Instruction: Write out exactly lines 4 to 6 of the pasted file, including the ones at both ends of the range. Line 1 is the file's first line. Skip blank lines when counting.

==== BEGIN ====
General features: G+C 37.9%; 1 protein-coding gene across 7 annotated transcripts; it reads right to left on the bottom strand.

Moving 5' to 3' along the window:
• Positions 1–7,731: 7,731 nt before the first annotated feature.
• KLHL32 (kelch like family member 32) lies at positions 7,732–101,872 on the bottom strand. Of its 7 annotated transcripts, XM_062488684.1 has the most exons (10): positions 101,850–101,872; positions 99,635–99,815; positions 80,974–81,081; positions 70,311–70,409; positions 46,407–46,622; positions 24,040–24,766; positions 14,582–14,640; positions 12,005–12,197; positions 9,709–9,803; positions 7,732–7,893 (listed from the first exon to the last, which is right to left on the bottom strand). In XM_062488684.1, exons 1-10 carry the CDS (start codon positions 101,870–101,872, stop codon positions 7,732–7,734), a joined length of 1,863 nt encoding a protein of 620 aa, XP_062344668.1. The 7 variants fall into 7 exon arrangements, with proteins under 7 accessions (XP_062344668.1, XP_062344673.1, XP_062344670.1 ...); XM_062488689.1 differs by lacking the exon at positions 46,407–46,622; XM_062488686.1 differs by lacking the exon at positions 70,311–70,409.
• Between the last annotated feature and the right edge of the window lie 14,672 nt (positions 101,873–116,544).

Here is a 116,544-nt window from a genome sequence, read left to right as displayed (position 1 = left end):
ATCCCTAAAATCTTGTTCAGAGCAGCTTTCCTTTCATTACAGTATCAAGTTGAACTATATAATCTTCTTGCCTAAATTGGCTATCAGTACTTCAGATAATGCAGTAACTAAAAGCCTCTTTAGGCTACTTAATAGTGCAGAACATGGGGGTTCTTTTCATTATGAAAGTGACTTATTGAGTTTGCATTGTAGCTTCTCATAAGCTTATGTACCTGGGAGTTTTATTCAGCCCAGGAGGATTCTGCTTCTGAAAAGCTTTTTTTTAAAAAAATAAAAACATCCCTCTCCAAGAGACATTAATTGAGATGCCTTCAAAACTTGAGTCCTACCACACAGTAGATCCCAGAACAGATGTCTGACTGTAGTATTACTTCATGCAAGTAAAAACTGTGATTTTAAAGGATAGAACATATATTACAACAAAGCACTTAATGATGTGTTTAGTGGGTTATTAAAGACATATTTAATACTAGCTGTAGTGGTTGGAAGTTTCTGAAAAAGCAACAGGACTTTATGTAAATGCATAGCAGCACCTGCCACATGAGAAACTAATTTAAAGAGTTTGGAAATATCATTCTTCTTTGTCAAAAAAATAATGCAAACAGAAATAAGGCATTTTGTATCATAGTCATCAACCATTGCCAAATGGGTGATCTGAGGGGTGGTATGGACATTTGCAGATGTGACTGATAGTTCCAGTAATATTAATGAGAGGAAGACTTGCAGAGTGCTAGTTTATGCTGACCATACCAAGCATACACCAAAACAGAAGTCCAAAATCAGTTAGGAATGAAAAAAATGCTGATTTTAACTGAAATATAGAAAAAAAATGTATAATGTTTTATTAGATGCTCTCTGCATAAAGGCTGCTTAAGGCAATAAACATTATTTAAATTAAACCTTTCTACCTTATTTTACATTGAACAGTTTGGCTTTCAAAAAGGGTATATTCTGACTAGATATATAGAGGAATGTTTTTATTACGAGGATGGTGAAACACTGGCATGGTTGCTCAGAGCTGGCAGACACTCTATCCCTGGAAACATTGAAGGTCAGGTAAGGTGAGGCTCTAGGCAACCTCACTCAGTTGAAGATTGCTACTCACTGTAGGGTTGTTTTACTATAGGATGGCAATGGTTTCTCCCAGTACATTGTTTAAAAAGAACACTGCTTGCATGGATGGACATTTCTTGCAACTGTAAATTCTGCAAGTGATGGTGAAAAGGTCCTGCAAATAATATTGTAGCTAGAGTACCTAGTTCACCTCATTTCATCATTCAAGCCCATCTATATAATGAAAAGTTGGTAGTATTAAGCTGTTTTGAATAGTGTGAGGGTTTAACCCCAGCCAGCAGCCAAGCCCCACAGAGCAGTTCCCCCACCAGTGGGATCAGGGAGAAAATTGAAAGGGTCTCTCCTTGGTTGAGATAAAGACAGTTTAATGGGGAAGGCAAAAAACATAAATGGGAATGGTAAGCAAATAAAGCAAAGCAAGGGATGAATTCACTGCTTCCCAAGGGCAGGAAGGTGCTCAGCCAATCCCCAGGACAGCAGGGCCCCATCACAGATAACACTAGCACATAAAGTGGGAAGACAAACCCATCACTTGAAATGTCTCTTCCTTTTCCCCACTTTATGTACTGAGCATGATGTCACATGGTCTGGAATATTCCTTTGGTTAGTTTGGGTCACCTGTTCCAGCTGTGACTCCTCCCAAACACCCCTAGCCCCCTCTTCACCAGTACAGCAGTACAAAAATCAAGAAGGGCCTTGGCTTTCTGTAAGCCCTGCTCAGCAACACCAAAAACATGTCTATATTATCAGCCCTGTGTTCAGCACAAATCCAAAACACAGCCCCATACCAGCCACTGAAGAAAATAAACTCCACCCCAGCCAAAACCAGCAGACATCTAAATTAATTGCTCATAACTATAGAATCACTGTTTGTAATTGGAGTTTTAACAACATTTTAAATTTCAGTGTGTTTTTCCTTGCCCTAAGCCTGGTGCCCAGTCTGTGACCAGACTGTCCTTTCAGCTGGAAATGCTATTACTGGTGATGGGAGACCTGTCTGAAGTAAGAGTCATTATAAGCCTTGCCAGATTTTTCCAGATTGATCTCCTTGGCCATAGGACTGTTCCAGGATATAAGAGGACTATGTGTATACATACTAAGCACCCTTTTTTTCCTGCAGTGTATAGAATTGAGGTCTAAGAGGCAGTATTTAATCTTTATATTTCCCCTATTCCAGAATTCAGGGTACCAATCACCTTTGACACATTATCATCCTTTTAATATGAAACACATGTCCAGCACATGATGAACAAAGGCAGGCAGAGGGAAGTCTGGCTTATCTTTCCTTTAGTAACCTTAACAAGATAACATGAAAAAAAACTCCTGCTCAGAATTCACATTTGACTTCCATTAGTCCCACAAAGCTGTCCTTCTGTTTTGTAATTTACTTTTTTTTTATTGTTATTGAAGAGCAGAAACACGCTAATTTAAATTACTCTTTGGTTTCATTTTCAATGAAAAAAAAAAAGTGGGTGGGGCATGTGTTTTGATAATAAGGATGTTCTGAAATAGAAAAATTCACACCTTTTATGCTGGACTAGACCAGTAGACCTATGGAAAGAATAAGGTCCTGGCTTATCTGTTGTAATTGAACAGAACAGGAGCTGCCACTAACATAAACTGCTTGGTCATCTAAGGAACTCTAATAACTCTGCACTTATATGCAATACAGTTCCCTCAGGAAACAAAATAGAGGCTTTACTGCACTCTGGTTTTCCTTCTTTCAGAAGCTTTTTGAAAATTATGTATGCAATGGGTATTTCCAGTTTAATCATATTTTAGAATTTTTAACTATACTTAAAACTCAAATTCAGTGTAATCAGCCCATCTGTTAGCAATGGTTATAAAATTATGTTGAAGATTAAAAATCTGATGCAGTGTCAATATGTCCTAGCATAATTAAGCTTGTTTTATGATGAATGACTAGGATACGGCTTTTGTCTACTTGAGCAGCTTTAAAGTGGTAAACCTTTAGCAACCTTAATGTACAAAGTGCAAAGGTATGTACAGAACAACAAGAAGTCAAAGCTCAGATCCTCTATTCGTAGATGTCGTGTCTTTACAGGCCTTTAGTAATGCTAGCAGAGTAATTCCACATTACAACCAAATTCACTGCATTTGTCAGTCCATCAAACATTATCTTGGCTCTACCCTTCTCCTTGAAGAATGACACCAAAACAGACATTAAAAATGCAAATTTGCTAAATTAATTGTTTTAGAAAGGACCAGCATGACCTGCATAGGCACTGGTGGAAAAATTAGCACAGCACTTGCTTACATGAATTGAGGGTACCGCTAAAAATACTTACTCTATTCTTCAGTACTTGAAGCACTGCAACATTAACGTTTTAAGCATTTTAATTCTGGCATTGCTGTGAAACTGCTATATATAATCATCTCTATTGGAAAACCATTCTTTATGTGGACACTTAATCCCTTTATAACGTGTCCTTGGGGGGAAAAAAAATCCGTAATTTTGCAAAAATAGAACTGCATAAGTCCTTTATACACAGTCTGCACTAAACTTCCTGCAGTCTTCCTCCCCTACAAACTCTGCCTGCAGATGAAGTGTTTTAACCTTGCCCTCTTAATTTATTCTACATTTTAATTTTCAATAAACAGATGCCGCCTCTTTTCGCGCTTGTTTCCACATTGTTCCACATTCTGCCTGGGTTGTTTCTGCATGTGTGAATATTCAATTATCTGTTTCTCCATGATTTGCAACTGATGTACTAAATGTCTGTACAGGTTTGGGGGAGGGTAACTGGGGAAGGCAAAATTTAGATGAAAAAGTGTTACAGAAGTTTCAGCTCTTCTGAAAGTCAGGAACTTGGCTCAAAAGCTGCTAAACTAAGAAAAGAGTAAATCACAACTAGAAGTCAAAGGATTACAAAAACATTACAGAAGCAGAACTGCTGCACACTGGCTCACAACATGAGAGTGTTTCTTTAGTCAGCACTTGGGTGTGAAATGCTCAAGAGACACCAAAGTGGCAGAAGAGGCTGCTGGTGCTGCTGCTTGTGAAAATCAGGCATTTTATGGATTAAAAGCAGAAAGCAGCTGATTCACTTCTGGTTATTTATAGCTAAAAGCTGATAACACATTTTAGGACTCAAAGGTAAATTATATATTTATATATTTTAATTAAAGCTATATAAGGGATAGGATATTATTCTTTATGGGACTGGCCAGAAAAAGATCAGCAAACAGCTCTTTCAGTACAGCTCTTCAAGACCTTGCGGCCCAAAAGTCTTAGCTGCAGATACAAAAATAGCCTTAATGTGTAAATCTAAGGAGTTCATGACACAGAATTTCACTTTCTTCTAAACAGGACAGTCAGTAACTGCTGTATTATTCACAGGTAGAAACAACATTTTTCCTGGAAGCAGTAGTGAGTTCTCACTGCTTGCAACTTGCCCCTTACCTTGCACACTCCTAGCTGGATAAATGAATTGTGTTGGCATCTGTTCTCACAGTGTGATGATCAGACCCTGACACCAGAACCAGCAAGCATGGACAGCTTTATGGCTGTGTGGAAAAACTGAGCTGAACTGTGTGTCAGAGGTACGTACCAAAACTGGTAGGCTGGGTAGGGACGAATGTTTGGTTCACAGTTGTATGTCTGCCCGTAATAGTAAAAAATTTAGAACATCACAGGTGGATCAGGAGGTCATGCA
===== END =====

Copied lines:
• KLHL32 (kelch like family member 32) lies at positions 7,732–101,872 on the bottom strand. Of its 7 annotated transcripts, XM_062488684.1 has the most exons (10): positions 101,850–101,872; positions 99,635–99,815; positions 80,974–81,081; positions 70,311–70,409; positions 46,407–46,622; positions 24,040–24,766; positions 14,582–14,640; positions 12,005–12,197; positions 9,709–9,803; positions 7,732–7,893 (listed from the first exon to the last, which is right to left on the bottom strand). In XM_062488684.1, exons 1-10 carry the CDS (start codon positions 101,870–101,872, stop codon positions 7,732–7,734), a joined length of 1,863 nt encoding a protein of 620 aa, XP_062344668.1. The 7 variants fall into 7 exon arrangements, with proteins under 7 accessions (XP_062344668.1, XP_062344673.1, XP_062344670.1 ...); XM_062488689.1 differs by lacking the exon at positions 46,407–46,622; XM_062488686.1 differs by lacking the exon at positions 70,311–70,409.
• Between the last annotated feature and the right edge of the window lie 14,672 nt (positions 101,873–116,544).

Here is a 116,544-nt window from a genome sequence, read left to right as displayed (position 1 = left end):